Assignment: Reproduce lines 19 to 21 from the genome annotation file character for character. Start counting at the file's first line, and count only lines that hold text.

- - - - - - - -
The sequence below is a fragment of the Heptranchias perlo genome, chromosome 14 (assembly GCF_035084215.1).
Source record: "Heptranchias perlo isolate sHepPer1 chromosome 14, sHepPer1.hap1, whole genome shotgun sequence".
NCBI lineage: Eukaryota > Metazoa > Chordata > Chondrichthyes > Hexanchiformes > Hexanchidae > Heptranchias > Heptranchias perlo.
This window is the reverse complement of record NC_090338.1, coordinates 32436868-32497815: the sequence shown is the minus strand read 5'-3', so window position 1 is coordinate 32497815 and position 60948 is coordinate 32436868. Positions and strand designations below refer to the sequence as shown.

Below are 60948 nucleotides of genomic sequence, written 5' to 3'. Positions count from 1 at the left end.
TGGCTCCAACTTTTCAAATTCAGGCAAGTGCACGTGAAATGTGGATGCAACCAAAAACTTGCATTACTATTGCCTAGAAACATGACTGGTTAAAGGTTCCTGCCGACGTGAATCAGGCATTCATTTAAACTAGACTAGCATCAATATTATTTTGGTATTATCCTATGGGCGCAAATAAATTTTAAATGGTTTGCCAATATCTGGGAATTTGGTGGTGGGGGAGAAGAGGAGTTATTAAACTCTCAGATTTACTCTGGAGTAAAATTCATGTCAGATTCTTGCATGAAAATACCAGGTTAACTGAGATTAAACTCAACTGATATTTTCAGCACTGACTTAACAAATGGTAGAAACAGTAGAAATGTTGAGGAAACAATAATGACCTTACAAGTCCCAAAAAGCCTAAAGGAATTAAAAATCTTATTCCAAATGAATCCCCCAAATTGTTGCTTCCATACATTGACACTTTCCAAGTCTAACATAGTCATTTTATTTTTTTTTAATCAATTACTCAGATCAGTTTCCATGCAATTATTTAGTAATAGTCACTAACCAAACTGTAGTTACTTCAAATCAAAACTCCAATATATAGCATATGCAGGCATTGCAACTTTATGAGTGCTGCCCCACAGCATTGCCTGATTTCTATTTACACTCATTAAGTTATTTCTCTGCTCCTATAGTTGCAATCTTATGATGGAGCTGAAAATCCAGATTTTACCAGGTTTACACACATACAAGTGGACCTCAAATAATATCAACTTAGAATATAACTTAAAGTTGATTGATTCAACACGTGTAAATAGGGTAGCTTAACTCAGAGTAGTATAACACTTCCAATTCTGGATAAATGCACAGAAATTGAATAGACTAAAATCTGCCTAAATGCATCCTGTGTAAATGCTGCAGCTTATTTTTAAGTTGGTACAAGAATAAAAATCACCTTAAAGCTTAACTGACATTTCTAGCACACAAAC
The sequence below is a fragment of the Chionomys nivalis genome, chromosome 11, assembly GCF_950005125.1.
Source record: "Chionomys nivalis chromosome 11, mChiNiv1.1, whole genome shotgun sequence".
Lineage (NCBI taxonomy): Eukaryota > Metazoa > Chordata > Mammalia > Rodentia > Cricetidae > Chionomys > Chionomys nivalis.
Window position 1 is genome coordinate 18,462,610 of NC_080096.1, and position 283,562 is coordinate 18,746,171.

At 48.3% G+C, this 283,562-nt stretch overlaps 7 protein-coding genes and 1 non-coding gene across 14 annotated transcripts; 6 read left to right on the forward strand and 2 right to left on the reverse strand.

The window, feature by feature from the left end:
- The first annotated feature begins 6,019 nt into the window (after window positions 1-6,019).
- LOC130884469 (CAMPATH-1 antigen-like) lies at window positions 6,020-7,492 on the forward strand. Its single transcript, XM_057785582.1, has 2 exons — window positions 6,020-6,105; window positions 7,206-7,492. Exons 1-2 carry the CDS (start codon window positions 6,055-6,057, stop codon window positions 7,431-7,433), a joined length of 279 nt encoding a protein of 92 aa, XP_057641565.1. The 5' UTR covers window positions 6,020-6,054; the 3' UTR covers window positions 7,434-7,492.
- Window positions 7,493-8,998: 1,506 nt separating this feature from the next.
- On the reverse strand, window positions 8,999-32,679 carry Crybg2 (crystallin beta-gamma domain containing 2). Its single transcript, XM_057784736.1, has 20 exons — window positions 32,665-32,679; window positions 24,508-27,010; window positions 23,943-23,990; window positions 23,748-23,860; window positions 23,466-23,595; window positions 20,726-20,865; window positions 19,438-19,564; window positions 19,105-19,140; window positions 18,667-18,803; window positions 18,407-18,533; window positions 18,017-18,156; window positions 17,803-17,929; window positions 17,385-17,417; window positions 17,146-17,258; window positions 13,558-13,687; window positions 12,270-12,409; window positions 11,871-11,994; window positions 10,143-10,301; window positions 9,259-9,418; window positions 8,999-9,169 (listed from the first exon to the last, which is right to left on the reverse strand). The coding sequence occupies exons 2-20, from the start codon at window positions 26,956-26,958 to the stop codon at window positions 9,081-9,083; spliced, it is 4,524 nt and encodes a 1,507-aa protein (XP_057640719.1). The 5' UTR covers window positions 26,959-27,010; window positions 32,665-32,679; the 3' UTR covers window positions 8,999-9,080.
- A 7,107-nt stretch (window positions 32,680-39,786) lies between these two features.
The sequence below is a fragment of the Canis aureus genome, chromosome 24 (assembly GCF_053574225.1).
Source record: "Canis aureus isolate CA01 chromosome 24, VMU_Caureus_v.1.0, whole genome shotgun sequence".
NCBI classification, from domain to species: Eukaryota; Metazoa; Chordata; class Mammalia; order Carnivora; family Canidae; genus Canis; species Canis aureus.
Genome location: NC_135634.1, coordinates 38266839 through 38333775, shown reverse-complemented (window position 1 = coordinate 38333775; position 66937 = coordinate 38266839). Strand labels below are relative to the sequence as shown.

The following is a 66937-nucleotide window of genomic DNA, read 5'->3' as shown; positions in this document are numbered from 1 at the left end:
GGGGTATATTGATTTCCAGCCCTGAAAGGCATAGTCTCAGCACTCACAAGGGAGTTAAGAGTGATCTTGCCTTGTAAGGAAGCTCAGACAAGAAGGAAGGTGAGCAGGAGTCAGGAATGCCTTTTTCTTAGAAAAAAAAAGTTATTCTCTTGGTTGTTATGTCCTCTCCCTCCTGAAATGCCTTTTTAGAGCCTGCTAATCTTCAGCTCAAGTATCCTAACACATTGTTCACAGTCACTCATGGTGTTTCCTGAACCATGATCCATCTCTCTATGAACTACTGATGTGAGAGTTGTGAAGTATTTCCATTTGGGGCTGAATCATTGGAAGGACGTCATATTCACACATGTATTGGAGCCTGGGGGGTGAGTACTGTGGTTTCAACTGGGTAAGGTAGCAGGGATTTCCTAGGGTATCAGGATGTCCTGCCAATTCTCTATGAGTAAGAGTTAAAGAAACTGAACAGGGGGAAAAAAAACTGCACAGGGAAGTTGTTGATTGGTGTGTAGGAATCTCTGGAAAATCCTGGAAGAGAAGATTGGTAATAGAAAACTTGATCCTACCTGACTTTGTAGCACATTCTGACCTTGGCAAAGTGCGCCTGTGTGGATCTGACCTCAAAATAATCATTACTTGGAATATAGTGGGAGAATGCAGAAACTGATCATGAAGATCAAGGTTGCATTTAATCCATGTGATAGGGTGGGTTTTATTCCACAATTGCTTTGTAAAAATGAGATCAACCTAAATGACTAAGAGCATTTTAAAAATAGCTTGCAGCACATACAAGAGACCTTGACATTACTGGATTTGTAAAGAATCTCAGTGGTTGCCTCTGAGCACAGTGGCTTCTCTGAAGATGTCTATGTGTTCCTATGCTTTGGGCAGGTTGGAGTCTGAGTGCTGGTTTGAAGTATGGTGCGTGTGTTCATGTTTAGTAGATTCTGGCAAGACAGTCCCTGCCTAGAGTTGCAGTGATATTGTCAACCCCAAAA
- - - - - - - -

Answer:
Source record: "Canis aureus isolate CA01 chromosome 24, VMU_Caureus_v.1.0, whole genome shotgun sequence".
NCBI classification, from domain to species: Eukaryota; Metazoa; Chordata; class Mammalia; order Carnivora; family Canidae; genus Canis; species Canis aureus.
Genome location: NC_135634.1, coordinates 38266839 through 38333775, shown reverse-complemented (window position 1 = coordinate 38333775; position 66937 = coordinate 38266839). Strand labels below are relative to the sequence as shown.